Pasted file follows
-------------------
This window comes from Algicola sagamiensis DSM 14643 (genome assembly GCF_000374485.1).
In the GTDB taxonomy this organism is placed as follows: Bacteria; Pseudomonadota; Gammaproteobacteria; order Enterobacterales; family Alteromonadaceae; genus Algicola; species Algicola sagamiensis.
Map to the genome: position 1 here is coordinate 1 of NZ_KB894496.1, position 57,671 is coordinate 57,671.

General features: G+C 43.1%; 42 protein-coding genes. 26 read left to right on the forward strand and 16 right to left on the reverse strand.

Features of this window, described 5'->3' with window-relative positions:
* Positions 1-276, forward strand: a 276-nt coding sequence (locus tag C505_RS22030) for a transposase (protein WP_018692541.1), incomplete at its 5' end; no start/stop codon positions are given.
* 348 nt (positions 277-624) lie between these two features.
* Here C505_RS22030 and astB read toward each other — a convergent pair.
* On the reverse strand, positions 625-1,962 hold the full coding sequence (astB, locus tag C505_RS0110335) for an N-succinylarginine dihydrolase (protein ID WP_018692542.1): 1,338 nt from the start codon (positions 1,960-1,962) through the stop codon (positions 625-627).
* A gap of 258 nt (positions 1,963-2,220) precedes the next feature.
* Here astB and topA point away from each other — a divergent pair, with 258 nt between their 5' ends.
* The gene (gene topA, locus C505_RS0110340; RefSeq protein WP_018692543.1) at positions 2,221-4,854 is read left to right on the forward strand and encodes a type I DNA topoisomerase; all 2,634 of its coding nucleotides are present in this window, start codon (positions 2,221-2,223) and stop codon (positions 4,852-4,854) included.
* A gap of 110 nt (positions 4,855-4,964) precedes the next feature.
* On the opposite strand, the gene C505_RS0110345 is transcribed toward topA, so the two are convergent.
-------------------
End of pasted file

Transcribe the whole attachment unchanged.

This window comes from Algicola sagamiensis DSM 14643 (genome assembly GCF_000374485.1).
In the GTDB taxonomy this organism is placed as follows: Bacteria; Pseudomonadota; Gammaproteobacteria; order Enterobacterales; family Alteromonadaceae; genus Algicola; species Algicola sagamiensis.
Map to the genome: position 1 here is coordinate 1 of NZ_KB894496.1, position 57,671 is coordinate 57,671.

General features: G+C 43.1%; 42 protein-coding genes. 26 read left to right on the forward strand and 16 right to left on the reverse strand.

Features of this window, described 5'->3' with window-relative positions:
* Positions 1-276, forward strand: a 276-nt coding sequence (locus tag C505_RS22030) for a transposase (protein WP_018692541.1), incomplete at its 5' end; no start/stop codon positions are given.
* 348 nt (positions 277-624) lie between these two features.
* Here C505_RS22030 and astB read toward each other — a convergent pair.
* On the reverse strand, positions 625-1,962 hold the full coding sequence (astB, locus tag C505_RS0110335) for an N-succinylarginine dihydrolase (protein ID WP_018692542.1): 1,338 nt from the start codon (positions 1,960-1,962) through the stop codon (positions 625-627).
* A gap of 258 nt (positions 1,963-2,220) precedes the next feature.
* Here astB and topA point away from each other — a divergent pair, with 258 nt between their 5' ends.
* The gene (gene topA, locus C505_RS0110340; RefSeq protein WP_018692543.1) at positions 2,221-4,854 is read left to right on the forward strand and encodes a type I DNA topoisomerase; all 2,634 of its coding nucleotides are present in this window, start codon (positions 2,221-2,223) and stop codon (positions 4,852-4,854) included.
* A gap of 110 nt (positions 4,855-4,964) precedes the next feature.
* On the opposite strand, the gene C505_RS0110345 is transcribed toward topA, so the two are convergent.